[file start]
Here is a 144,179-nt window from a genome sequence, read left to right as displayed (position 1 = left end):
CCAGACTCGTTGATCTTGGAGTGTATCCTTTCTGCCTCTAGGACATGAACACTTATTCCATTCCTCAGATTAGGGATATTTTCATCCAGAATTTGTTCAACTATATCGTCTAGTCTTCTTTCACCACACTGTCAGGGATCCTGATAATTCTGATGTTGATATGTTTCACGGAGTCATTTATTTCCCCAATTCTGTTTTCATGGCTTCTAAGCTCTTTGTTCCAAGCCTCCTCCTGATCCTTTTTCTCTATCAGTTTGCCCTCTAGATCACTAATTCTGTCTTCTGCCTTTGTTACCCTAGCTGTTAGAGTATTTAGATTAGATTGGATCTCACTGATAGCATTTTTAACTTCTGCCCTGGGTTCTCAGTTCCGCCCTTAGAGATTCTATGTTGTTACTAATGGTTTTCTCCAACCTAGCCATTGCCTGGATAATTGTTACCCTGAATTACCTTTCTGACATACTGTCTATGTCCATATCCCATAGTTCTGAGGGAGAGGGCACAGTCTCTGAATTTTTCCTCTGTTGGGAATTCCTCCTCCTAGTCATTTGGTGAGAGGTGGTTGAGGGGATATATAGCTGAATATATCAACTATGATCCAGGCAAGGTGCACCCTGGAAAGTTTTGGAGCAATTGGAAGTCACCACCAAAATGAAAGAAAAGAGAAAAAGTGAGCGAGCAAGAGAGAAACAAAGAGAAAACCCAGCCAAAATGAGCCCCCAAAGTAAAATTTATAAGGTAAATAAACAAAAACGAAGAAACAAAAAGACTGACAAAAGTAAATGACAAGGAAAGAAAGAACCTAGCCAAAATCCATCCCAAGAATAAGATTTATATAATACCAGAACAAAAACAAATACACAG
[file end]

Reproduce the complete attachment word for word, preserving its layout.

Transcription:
Here is a 144,179-nt window from a genome sequence, read left to right as displayed (position 1 = left end):
CCAGACTCGTTGATCTTGGAGTGTATCCTTTCTGCCTCTAGGACATGAACACTTATTCCATTCCTCAGATTAGGGATATTTTCATCCAGAATTTGTTCAACTATATCGTCTAGTCTTCTTTCACCACACTGTCAGGGATCCTGATAATTCTGATGTTGATATGTTTCACGGAGTCATTTATTTCCCCAATTCTGTTTTCATGGCTTCTAAGCTCTTTGTTCCAAGCCTCCTCCTGATCCTTTTTCTCTATCAGTTTGCCCTCTAGATCACTAATTCTGTCTTCTGCCTTTGTTACCCTAGCTGTTAGAGTATTTAGATTAGATTGGATCTCACTGATAGCATTTTTAACTTCTGCCCTGGGTTCTCAGTTCCGCCCTTAGAGATTCTATGTTGTTACTAATGGTTTTCTCCAACCTAGCCATTGCCTGGATAATTGTTACCCTGAATTACCTTTCTGACATACTGTCTATGTCCATATCCCATAGTTCTGAGGGAGAGGGCACAGTCTCTGAATTTTTCCTCTGTTGGGAATTCCTCCTCCTAGTCATTTGGTGAGAGGTGGTTGAGGGGATATATAGCTGAATATATCAACTATGATCCAGGCAAGGTGCACCCTGGAAAGTTTTGGAGCAATTGGAAGTCACCACCAAAATGAAAGAAAAGAGAAAAAGTGAGCGAGCAAGAGAGAAACAAAGAGAAAACCCAGCCAAAATGAGCCCCCAAAGTAAAATTTATAAGGTAAATAAACAAAAACGAAGAAACAAAAAGACTGACAAAAGTAAATGACAAGGAAAGAAAGAACCTAGCCAAAATCCATCCCAAGAATAAGATTTATATAATACCAGAACAAAAACAAATACACAG